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Can I rely on a wrist-strap heart-rate monitor, or should I stick with a chest strap?
—Maya, Los Angeles, CA
When it comes to monitoring the telltale heart, there are two options: chest-strap or wrist-based monitors. Unfortunately, wrist straps aren’t yet accurate enough to guide training.
In January 2017, a group of researchers from the Cleveland Clinic published a letter in the Journal of the American Medical Association Cardiology on the accuracy of wrist-based heart-rate monitors. The researchers had 50 adults use a chest-strap monitor and four different wrist-strap monitors while exercising on a treadmill set to 2 mph, 3 mph, 4 mph, 5 mph and 6 mph. Researchers compared the heart-rate monitor readings against an electrocardiograph (a medical-grade heart-rate monitor used in hospitals). The chest-strap readings had a 0.99 correlation with the electrocardiograph readings. But the wrist straps told a different tale.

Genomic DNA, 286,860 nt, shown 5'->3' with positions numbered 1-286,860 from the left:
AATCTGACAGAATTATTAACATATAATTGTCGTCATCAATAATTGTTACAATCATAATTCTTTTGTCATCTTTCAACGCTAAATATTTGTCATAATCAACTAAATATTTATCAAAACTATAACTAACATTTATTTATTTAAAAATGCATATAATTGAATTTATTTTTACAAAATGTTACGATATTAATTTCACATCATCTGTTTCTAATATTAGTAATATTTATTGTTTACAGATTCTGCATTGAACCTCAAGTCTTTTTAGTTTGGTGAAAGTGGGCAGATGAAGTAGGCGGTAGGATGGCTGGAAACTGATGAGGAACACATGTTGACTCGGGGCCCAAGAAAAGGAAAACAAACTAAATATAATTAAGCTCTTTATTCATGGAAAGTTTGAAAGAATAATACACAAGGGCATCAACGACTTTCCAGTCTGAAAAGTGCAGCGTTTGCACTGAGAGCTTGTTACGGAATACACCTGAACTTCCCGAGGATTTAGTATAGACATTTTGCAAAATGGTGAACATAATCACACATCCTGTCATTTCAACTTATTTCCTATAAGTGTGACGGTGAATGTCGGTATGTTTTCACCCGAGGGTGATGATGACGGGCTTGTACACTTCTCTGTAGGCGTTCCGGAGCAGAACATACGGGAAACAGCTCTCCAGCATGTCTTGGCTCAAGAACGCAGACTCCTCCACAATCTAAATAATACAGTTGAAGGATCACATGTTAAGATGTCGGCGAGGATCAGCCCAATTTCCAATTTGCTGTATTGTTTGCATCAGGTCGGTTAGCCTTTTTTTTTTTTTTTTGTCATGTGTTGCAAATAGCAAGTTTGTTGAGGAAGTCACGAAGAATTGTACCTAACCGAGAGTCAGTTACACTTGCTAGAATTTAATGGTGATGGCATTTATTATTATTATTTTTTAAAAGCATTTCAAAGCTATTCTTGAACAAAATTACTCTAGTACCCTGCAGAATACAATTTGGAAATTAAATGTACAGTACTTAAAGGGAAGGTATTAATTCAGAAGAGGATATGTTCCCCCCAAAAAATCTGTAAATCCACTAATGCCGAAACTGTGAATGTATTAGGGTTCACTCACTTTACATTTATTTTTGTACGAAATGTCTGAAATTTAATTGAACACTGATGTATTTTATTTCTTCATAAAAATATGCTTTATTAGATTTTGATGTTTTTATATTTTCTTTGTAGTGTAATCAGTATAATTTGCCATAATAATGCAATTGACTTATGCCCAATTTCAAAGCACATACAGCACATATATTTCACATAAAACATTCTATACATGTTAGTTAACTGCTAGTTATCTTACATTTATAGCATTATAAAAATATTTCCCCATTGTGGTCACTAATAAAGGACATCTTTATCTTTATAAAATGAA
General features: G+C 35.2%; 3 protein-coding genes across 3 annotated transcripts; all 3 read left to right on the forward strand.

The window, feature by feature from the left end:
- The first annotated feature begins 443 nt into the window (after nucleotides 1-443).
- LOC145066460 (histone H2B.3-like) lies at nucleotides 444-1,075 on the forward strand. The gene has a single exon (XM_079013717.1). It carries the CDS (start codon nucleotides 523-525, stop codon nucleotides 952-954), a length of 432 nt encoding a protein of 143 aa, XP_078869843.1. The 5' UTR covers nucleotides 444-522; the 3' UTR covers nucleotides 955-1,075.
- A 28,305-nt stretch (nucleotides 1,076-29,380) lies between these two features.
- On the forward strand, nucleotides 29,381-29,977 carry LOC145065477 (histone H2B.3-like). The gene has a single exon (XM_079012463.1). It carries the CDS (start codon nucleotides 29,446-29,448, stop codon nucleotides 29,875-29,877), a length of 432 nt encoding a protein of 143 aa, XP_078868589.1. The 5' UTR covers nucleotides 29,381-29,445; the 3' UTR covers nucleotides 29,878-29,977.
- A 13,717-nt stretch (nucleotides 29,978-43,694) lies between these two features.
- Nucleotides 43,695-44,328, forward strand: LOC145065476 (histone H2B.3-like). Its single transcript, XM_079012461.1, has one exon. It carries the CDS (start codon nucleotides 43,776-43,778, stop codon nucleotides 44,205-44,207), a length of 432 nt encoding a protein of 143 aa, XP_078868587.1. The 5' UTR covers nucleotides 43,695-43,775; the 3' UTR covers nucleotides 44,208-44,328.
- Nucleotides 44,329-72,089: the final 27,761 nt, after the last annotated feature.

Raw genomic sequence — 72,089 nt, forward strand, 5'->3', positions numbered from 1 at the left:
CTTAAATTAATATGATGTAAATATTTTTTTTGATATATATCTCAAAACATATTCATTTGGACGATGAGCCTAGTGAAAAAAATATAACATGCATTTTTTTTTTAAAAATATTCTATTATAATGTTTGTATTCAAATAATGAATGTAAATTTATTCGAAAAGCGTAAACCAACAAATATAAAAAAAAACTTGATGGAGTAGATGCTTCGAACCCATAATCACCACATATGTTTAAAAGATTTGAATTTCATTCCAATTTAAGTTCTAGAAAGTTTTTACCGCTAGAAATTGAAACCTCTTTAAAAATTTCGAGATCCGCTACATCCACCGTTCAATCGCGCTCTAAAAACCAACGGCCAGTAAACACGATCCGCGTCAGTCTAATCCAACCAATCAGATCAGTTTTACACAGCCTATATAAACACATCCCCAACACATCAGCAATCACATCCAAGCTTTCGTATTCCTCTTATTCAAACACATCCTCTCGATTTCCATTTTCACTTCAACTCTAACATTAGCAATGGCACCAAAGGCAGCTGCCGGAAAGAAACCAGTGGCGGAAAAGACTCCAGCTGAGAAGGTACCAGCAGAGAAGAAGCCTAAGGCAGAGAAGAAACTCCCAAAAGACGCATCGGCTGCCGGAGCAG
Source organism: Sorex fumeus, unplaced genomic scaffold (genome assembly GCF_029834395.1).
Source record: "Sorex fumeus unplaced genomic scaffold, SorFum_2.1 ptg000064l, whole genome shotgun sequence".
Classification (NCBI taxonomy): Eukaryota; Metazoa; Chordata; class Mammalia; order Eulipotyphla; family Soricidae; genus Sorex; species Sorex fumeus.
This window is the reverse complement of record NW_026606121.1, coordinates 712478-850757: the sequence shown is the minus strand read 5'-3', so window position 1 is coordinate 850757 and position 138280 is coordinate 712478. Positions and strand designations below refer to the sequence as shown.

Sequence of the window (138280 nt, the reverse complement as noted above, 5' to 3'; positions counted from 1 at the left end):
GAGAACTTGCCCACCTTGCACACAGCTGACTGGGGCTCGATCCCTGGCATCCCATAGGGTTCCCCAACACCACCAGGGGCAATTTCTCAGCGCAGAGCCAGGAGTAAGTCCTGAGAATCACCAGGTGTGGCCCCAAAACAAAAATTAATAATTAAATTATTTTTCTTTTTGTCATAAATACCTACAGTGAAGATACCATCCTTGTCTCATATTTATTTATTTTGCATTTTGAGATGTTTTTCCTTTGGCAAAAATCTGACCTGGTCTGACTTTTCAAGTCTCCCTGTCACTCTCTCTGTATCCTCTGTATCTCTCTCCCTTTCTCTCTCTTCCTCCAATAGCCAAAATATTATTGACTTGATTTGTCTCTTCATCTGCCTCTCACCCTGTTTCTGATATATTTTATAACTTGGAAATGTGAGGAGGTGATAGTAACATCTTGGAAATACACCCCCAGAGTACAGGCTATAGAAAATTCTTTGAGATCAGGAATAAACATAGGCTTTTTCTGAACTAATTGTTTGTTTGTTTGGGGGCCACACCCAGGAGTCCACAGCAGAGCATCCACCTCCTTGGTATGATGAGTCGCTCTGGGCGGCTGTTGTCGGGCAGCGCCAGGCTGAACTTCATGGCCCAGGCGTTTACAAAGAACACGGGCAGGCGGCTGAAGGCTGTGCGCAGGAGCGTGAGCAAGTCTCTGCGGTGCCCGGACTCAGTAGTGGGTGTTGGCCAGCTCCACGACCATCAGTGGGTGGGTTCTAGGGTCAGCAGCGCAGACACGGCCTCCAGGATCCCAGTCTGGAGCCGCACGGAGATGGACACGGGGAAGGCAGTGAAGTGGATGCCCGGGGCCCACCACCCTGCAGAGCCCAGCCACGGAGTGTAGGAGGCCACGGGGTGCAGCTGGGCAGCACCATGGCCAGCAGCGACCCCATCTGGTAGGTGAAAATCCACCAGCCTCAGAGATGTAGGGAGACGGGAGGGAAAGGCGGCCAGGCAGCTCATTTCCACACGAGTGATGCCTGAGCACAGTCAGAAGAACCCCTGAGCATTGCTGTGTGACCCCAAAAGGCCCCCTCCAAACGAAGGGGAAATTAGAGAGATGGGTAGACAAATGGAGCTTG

The four wrist straps varied between a dismal 0.83 and 0.91 correlation, with higher variation during activity. Sometimes, heart rate varied by as much as 40 beats per minute.
So the technology is exciting, but if you train with heart rate, it’s not time to jettison your chest strap quite yet. If Edgar Allen Poe had had a wrist-strap heart-rate monitor when he wrote his famous story, it might have ended nine- to 17-percent differently.
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